Throughout Kenya and other developing countries, there is a clear demand for water as an integral part of daily living. As a natural resource, water is in scarce supply and the ongoing drought in Kenya has greatly harmed already vulnerable populations. Adequate supplies of quality water can improve health and prevent disease through better sanitation and hygiene, and contribute to productive livelihoods. The pastoral communities are suffering great financial losses as their herds die from lack of water and suitable land for grazing disappears. Women and children are especially vulnerable to the effects of the drought, since they are left behind while men search for water, food or grazing land. The challenges they face include the loss of income, prolonged separation of their families, increased prevalence of diseases related to the drought, and loss of educational opportunities. To alleviate this situation, community members, stakeholders, and political leaders must collaborate to ensure a more stable future for those struggling from the failed rainy seasons. Immediate action will prevent further drought related damages and will contribute to improved social well-being and economic productivity.
Health related concerns are most alarming and widespread as drought affected populations are more susceptible to illness and death. The lack of safe and affordable water has contributed to poor hygiene and sanitation practices, resulting in higher rates of diarrhea, infections caused by fecal oral transmission, and diseases carried by vectors associated with solid waste and water.
Rural areas are especially at risk, as 46% of their population has access to safe water and adequate sanitation, compared with 83% of urban populations. This further reinforces the need for improved water management and sanitation. The loss of animals, crop failure, and rising commodity prices resulted in a dangerous food shortage. There are an estimated four million people in need of ongoing food aid in Kenya, of which two million are children. This has led to higher rates of malnutrition, a condition that also increases the risk of measles and other vaccine preventable diseases. The prevalence of acute malnutrition in children is 20-30% in most areas of Kenya, and is thought to be higher, as it is difficult to document and often not recognized or treated until critical stages. Pregnant and breastfeeding women and children under five are especially at risk, as they do not receive the additional nutrition they need.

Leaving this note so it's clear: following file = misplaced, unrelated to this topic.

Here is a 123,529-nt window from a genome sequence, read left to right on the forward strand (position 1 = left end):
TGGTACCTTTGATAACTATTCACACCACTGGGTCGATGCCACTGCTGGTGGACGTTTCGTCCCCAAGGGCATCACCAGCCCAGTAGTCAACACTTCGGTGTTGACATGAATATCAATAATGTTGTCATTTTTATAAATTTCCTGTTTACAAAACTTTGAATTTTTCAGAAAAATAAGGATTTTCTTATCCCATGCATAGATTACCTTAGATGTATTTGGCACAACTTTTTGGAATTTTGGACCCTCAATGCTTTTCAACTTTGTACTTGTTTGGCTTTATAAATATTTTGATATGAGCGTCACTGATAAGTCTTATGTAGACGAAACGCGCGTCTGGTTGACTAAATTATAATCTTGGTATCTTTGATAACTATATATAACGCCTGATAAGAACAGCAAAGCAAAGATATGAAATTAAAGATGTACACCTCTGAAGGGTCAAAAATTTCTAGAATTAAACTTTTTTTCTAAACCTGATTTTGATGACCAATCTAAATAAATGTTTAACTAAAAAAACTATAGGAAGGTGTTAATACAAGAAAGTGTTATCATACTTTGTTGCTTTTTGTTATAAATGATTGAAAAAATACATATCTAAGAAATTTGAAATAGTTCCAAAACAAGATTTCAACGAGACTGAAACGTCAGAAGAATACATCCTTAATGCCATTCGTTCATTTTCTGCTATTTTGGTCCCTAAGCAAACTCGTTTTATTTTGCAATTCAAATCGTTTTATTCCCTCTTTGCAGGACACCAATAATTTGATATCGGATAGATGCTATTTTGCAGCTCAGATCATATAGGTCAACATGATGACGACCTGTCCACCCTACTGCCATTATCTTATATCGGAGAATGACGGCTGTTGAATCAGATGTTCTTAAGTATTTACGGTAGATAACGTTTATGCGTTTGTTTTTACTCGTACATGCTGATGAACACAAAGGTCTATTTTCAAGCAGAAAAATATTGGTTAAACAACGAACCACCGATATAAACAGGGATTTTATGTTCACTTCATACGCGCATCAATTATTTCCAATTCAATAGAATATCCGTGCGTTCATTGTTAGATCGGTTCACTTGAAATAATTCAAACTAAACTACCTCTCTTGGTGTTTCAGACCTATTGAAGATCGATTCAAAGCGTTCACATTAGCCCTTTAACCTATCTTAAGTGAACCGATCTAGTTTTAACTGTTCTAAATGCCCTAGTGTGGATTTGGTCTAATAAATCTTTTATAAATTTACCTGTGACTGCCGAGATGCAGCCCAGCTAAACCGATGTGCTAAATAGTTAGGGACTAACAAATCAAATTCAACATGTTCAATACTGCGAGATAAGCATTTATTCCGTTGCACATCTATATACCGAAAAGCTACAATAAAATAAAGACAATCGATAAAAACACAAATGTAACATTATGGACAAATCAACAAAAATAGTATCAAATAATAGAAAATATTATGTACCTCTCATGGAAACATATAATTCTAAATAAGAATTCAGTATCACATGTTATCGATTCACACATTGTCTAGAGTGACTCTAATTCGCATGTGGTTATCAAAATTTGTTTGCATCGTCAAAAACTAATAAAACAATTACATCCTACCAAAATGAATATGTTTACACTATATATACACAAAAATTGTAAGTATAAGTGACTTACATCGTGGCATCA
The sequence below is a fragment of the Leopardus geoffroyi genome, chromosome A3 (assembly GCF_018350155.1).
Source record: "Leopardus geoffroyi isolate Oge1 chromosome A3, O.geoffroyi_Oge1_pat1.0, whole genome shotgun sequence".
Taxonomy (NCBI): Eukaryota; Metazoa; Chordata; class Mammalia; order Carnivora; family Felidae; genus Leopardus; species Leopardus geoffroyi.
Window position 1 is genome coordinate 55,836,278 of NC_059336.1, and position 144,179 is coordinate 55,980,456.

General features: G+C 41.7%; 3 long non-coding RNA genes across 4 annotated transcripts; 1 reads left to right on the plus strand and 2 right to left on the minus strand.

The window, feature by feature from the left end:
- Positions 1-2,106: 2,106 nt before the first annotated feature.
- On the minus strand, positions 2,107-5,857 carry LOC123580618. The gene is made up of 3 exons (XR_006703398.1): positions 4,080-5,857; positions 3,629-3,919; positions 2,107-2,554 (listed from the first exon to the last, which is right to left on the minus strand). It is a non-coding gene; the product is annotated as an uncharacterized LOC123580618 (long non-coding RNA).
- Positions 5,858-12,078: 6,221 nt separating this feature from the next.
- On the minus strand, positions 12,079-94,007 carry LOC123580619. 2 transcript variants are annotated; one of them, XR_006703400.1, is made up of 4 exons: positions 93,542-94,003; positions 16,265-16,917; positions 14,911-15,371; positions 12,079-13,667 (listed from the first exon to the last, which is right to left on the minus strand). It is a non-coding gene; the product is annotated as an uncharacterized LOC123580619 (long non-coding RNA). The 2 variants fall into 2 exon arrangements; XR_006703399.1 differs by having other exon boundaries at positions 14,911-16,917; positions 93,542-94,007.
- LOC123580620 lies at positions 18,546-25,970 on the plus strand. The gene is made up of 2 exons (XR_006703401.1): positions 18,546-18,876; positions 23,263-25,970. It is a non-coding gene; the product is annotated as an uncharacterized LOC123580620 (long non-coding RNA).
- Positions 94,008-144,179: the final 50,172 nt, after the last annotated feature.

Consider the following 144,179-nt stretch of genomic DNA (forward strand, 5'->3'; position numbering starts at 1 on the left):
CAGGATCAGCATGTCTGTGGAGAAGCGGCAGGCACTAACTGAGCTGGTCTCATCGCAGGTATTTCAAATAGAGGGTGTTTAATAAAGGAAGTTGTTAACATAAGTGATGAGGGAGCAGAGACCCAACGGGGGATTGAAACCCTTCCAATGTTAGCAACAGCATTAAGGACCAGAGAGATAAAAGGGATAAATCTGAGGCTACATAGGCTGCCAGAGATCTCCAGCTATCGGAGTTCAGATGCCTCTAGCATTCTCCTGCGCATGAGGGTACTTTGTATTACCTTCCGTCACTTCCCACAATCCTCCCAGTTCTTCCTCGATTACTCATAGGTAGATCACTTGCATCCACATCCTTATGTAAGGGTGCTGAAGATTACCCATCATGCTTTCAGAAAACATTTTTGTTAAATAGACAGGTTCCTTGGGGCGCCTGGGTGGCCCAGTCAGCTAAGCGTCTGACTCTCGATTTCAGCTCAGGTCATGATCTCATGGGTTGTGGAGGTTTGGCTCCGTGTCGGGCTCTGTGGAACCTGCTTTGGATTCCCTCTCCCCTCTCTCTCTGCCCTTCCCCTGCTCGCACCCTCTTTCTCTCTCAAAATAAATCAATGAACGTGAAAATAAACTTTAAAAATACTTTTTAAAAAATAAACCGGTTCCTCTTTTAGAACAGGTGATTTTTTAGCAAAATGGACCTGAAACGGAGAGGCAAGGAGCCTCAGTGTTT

While men tend to the needs of their herds, women bear disproportionate responsibilities in caring for the family and household duties. Their responsibilities include caring for children and the elderly, cleaning the home, cooking, and collecting water. Women sometimes walk up to 30 kilometers to water sources, and often what they are able to collect does not meet the needs of their families. As they travel farther away to available water sources, they have less time to devote to their family’s needs, resulting in social and health related consequences.